The next year there is a great deal  more growth, for each simple prong is succeeded by a horn that bears two forward tines, and the extremities of the beam is slightly expanded and flattened, and its margin indented. In the fourth year the form is very similar but more developed, the flat portion of the beam being much larger and its outer margin more regularly toothed or snagged. The 5th year shows further growth along the same lines, and the animal became knoen as ' buck of the first head'. In later years the additions are merely an increase in the number of 'spillars' or' snags' to the flattened beam.

During the breeding season and throughout the winter fallow deer may be encountered in mixed herds of both sexes. At other times in parties of bucks or does. Like the red deer it is not much appreciated by the forester. During winter time they are not content with browsing on the young shoots of the trees, but damage or even kill trees by destroying the bark. they also eat acorns, chestnuts and horse chestnuts. By reason of their feeding more in lowland woodlands, where the diet is more liberal, the venison of the fallow deer is considered to be more tender and of a finer flavour.

 

Fallow deer resting.  

Courtesy of Roland ZH Creative Commons Attribution Share Alike 3.0 unported license.

Breeding and young

The fallow fawns are born in May or June in a close retreat far among the bracken. generally there is only one at birth but two are not uncommon, more rarely three may be produced by the mother. The fawn is capable of looking after itself when only a few hours old.

A good illustration of this point is given by Mr. John Watson,1800s, who was a known and respected writer on the wildlife of Westmorland {Cumbria} he wrote- " Once we came suddenly upon a pretty little soft eyed creature, evidently only a few hours old. It squatted closely as we stood over it, but when aware it was being observed, feigned death in the most amusing manner, only with the softest most wide open eyes imaginable. As we stooped towards it, with half a dozen bounds it cleared the brake, and as a rapid stream stopped its further progress it jumped in, and after swimming twenty yards came quickly ashore. It then trotted back to its bed among the ferns, and yet it is probable that this fawn had not previously used its legs and had certainly never seen water"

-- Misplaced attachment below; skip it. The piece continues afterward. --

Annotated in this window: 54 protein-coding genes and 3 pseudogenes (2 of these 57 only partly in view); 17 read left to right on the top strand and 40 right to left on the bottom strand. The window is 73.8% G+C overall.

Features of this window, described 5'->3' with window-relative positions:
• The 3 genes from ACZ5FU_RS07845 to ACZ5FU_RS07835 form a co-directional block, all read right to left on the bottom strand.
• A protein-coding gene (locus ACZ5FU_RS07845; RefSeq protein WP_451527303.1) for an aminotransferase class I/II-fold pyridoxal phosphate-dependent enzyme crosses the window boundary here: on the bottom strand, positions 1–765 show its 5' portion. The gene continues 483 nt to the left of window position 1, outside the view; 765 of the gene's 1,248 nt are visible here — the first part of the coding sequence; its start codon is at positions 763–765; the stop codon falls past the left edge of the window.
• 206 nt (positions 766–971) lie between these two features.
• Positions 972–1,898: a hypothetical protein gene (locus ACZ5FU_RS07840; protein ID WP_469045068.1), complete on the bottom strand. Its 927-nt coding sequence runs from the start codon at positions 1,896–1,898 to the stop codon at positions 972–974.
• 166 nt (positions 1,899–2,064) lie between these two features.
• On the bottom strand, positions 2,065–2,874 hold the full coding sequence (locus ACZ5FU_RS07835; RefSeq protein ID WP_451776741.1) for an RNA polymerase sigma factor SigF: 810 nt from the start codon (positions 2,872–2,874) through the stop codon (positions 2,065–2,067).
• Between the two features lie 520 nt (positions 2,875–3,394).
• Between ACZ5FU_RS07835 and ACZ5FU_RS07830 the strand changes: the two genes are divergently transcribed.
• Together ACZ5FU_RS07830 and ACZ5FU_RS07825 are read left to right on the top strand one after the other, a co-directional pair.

The gestation period is about eight months. She becomes fertile in the second year and ceases to be at around 15 years of age.  

 

Basic history of the fallow deer

The source of the following information is taken from the book Cyclopedia of Natural History 1857.

In the south of Europe it grows to a larger size than it does with us,which is the reason it was thought that they were native;but the point is still disputed. and it may have been an importation from the west of Asia. In the central countries of Europe, wild ones were few and there was none known to the north of the Carpathian mountains. But in all parts of Europe, where there was extensive parks there was fallow deer in a state of semi-domestication. Where there was cover in the neighbourhood they often escaped in such numbers as to become an annoyance to farmers.

During the 19th century the flesh of the fallow was though to be more delicate and juicy than that of either of the wild sorts in this country and as a consequence it was in high request as a luxury. The animals themselves, though destitute of the grandeur of the stag {red deer} and the gracefulness of the Roebuck are very ornamental in parks, and when undisturbed they are very tame and gentle throughout the greater part of the year and not so nearly as formidable in the rutting season as Stags of the red deer. The sound of the voice is low compared with that of others and was referred to as 'groaning'.

The  name fallow is from the Anglo Saxon fealwe, and indicates the colour of the lighter race. gray in 1843 separated the species from the Linnean genus of Cervus and placed in its current genus of Dama